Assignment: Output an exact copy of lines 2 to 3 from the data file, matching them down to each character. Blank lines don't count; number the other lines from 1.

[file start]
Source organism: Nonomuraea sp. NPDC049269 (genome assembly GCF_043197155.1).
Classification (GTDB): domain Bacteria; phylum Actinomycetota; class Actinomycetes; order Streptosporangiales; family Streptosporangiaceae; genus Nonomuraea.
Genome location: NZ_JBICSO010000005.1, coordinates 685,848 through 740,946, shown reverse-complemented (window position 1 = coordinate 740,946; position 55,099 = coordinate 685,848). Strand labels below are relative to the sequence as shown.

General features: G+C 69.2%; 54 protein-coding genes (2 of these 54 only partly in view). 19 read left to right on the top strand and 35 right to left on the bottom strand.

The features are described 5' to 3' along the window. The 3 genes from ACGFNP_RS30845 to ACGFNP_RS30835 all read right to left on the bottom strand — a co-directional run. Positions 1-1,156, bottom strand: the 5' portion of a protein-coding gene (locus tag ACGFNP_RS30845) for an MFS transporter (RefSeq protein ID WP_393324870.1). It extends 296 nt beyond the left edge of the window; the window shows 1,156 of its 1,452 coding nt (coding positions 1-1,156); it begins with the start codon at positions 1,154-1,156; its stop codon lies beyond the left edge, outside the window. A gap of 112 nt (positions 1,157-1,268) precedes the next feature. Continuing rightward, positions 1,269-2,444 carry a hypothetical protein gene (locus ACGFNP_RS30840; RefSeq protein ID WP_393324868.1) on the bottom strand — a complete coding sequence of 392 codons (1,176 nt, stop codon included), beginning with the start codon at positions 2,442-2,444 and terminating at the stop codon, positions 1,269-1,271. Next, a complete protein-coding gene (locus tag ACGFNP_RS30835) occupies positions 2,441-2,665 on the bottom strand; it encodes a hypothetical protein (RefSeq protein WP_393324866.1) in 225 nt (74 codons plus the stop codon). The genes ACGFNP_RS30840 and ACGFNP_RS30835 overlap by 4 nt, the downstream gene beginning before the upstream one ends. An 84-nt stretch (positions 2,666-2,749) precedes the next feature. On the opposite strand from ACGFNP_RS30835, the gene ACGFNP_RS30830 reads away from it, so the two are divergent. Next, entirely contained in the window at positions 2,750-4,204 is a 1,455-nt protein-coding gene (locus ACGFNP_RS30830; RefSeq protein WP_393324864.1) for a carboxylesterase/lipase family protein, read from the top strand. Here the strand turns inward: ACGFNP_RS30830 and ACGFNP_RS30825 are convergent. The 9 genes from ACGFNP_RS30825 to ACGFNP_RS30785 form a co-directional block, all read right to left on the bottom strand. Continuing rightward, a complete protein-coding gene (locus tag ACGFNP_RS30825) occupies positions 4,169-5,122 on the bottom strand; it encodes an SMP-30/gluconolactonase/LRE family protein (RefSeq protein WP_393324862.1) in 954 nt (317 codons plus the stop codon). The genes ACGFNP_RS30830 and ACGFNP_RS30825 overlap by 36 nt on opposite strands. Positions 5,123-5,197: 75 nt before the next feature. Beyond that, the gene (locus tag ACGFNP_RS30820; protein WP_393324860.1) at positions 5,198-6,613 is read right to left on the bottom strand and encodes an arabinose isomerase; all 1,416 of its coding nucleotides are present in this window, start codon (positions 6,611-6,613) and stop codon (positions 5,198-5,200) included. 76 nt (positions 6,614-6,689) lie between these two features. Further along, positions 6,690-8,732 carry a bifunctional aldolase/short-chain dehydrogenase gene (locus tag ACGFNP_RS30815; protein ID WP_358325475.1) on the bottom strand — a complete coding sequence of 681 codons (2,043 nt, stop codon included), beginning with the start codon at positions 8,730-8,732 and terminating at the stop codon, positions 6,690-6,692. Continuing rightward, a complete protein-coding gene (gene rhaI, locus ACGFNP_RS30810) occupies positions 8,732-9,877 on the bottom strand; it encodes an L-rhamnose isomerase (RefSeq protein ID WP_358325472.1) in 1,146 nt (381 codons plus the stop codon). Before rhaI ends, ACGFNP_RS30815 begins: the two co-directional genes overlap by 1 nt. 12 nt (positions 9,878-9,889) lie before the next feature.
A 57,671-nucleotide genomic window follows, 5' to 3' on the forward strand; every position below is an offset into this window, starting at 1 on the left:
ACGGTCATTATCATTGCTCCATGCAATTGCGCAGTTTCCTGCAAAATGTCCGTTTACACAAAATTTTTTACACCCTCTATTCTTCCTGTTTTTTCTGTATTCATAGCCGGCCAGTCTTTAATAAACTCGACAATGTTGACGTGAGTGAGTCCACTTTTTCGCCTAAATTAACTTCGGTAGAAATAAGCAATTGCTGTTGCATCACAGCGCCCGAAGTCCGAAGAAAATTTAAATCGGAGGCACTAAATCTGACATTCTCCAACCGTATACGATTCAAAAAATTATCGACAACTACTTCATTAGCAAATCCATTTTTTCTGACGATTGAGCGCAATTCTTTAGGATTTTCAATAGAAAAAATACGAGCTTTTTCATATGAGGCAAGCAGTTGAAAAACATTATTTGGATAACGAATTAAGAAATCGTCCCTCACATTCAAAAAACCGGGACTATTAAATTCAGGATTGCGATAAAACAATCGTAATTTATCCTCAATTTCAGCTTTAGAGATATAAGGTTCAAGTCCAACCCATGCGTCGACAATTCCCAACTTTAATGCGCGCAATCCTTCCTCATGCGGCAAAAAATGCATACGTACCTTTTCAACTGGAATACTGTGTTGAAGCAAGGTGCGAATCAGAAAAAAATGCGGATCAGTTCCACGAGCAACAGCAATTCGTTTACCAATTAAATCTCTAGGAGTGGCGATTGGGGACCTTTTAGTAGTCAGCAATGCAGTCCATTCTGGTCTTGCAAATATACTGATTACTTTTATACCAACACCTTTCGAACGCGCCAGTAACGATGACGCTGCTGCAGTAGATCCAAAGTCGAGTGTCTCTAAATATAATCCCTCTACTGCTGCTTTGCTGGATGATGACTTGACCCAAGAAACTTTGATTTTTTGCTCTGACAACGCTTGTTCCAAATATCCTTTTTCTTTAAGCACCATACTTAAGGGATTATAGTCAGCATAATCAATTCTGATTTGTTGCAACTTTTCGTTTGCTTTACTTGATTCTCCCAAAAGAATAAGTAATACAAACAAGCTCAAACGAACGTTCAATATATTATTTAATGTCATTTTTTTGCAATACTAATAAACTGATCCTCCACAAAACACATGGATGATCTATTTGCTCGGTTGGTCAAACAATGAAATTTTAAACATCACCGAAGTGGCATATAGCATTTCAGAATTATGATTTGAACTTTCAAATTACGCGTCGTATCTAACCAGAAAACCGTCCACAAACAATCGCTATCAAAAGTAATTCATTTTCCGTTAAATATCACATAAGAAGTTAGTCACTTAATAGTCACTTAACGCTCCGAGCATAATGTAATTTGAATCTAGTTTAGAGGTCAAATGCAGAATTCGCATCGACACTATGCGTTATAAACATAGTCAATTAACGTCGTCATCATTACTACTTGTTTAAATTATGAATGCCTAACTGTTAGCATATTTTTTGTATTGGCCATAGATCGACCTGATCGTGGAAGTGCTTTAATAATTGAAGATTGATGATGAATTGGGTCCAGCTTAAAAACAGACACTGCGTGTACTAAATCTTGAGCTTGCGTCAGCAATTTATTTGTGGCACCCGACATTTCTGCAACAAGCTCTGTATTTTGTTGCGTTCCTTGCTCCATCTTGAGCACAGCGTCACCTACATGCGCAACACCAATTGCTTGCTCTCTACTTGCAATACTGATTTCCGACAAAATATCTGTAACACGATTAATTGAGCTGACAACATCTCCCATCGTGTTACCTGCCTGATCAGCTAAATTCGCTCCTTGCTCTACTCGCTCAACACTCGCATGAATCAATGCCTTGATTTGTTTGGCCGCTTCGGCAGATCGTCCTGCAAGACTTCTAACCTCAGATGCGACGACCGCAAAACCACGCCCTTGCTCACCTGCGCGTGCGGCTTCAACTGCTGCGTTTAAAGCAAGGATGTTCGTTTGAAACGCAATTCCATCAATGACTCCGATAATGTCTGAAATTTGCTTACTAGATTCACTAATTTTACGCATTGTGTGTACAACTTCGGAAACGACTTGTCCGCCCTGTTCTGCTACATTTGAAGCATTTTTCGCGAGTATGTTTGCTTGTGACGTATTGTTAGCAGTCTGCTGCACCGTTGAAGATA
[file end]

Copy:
Classification (GTDB): domain Bacteria; phylum Actinomycetota; class Actinomycetes; order Streptosporangiales; family Streptosporangiaceae; genus Nonomuraea.
Genome location: NZ_JBICSO010000005.1, coordinates 685,848 through 740,946, shown reverse-complemented (window position 1 = coordinate 740,946; position 55,099 = coordinate 685,848). Strand labels below are relative to the sequence as shown.